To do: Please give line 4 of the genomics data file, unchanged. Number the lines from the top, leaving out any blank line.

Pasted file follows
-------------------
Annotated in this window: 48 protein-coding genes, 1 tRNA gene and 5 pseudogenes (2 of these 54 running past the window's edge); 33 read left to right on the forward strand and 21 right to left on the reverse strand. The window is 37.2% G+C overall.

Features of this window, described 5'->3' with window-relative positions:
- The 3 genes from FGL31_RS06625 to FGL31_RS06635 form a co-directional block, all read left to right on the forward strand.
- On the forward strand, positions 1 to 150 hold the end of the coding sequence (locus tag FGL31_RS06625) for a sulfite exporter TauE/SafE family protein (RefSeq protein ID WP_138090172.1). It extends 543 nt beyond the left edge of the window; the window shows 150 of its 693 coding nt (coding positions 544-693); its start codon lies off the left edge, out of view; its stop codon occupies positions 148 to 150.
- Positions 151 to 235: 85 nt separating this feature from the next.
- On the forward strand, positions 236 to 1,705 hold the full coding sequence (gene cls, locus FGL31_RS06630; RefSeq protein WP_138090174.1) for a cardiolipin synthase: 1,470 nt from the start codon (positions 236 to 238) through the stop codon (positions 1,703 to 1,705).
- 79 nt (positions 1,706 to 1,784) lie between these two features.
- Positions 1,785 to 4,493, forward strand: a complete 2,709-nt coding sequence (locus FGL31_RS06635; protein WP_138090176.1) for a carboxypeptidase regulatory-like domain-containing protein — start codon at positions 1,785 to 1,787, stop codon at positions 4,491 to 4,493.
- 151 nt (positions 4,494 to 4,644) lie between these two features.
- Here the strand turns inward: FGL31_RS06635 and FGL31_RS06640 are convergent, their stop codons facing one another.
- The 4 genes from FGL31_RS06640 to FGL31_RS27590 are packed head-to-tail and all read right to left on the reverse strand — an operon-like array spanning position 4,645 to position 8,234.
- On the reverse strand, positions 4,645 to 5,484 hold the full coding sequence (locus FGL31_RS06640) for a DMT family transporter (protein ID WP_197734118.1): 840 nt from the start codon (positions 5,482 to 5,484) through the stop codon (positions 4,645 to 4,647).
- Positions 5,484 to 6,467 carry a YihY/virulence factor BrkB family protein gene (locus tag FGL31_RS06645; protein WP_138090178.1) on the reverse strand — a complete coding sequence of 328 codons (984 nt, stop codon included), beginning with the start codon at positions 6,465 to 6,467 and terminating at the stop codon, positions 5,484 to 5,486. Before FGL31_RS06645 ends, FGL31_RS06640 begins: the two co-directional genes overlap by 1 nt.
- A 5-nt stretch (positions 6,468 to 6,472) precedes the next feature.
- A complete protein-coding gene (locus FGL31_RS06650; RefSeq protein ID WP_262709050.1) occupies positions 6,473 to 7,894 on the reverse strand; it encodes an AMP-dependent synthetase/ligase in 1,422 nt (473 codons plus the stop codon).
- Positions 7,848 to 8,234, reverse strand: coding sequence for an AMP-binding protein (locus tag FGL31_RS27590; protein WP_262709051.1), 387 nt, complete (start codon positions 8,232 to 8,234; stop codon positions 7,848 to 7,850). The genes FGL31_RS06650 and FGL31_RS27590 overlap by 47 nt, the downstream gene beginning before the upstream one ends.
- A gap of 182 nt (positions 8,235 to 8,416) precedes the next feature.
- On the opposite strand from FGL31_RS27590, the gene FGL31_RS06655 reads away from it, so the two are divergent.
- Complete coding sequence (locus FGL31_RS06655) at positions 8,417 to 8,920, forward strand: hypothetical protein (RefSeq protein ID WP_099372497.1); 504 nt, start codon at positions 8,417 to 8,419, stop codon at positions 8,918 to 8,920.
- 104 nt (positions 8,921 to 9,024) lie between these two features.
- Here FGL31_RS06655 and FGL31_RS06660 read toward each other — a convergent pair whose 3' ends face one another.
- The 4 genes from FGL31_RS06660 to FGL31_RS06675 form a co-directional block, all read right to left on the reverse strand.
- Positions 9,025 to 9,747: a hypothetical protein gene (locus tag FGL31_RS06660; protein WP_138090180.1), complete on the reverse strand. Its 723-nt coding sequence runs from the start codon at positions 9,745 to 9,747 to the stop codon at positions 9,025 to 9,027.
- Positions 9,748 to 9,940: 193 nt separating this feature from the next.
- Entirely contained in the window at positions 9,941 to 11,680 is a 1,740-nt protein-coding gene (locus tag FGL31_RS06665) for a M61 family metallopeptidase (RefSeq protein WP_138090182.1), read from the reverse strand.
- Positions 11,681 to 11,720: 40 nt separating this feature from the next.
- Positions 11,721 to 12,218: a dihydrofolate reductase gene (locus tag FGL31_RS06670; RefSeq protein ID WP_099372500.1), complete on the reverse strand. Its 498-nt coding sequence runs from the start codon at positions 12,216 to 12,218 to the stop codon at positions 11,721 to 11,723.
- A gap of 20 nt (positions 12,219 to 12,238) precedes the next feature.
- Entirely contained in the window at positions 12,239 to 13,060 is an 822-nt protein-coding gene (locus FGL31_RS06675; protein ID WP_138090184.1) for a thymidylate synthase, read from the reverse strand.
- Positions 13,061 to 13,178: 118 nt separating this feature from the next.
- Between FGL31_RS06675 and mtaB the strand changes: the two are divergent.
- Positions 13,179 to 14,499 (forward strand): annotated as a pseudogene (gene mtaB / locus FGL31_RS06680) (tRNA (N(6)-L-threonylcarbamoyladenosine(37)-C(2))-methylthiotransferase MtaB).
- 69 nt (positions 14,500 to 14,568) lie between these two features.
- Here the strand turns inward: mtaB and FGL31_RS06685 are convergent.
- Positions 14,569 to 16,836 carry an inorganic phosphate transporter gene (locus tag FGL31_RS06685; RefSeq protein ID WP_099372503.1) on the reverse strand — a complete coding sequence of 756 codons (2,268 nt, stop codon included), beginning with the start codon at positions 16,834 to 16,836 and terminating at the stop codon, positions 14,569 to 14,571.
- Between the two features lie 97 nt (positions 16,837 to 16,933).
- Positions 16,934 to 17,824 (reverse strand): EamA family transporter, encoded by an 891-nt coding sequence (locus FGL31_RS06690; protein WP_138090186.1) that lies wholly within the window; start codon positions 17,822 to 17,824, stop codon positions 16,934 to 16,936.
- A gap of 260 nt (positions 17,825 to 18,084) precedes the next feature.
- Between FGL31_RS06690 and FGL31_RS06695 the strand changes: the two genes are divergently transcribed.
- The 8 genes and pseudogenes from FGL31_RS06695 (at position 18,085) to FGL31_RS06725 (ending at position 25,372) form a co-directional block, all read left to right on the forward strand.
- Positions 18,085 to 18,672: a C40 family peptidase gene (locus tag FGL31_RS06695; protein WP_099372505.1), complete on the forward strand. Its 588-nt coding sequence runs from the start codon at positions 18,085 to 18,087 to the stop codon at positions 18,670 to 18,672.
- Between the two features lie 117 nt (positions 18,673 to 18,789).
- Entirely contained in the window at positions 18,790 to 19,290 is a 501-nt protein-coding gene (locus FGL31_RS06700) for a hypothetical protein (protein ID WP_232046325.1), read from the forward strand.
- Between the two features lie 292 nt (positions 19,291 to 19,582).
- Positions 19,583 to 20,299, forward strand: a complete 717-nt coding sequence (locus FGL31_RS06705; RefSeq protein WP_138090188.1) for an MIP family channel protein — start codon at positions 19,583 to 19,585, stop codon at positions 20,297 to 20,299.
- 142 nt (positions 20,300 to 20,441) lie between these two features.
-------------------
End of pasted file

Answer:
- On the forward strand, positions 1 to 150 hold the end of the coding sequence (locus tag FGL31_RS06625) for a sulfite exporter TauE/SafE family protein (RefSeq protein ID WP_138090172.1). It extends 543 nt beyond the left edge of the window; the window shows 150 of its 693 coding nt (coding positions 544-693); its start codon lies off the left edge, out of view; its stop codon occupies positions 148 to 150.